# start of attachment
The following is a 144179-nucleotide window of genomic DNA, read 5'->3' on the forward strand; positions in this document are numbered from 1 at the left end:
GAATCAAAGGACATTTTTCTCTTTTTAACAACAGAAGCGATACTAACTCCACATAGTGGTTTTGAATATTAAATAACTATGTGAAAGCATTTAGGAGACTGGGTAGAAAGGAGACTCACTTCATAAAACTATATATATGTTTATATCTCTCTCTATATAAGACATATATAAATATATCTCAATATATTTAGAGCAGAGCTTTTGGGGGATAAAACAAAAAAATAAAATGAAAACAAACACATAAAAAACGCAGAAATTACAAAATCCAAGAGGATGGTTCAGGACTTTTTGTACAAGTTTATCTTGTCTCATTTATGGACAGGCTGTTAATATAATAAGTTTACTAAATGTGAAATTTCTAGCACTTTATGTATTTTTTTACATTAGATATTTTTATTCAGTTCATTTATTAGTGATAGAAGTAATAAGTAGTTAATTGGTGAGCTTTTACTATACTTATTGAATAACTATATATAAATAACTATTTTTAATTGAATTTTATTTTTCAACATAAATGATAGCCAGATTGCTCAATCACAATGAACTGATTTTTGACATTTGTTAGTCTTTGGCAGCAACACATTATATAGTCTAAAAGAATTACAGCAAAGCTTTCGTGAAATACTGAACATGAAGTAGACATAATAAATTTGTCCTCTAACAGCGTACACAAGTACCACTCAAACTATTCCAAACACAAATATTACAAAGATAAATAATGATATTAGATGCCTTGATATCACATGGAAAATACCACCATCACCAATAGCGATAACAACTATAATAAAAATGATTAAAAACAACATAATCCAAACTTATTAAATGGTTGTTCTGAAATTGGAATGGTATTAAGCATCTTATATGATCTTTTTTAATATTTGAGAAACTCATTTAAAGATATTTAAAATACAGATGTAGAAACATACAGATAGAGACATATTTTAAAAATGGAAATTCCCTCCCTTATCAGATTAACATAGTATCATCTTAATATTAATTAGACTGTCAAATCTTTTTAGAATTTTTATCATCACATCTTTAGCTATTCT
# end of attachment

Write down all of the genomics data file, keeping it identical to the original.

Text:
The following is a 144179-nucleotide window of genomic DNA, read 5'->3' on the forward strand; positions in this document are numbered from 1 at the left end:
GAATCAAAGGACATTTTTCTCTTTTTAACAACAGAAGCGATACTAACTCCACATAGTGGTTTTGAATATTAAATAACTATGTGAAAGCATTTAGGAGACTGGGTAGAAAGGAGACTCACTTCATAAAACTATATATATGTTTATATCTCTCTCTATATAAGACATATATAAATATATCTCAATATATTTAGAGCAGAGCTTTTGGGGGATAAAACAAAAAAATAAAATGAAAACAAACACATAAAAAACGCAGAAATTACAAAATCCAAGAGGATGGTTCAGGACTTTTTGTACAAGTTTATCTTGTCTCATTTATGGACAGGCTGTTAATATAATAAGTTTACTAAATGTGAAATTTCTAGCACTTTATGTATTTTTTTACATTAGATATTTTTATTCAGTTCATTTATTAGTGATAGAAGTAATAAGTAGTTAATTGGTGAGCTTTTACTATACTTATTGAATAACTATATATAAATAACTATTTTTAATTGAATTTTATTTTTCAACATAAATGATAGCCAGATTGCTCAATCACAATGAACTGATTTTTGACATTTGTTAGTCTTTGGCAGCAACACATTATATAGTCTAAAAGAATTACAGCAAAGCTTTCGTGAAATACTGAACATGAAGTAGACATAATAAATTTGTCCTCTAACAGCGTACACAAGTACCACTCAAACTATTCCAAACACAAATATTACAAAGATAAATAATGATATTAGATGCCTTGATATCACATGGAAAATACCACCATCACCAATAGCGATAACAACTATAATAAAAATGATTAAAAACAACATAATCCAAACTTATTAAATGGTTGTTCTGAAATTGGAATGGTATTAAGCATCTTATATGATCTTTTTTAATATTTGAGAAACTCATTTAAAGATATTTAAAATACAGATGTAGAAACATACAGATAGAGACATATTTTAAAAATGGAAATTCCCTCCCTTATCAGATTAACATAGTATCATCTTAATATTAATTAGACTGTCAAATCTTTTTAGAATTTTTATCATCACATCTTTAGCTATTCT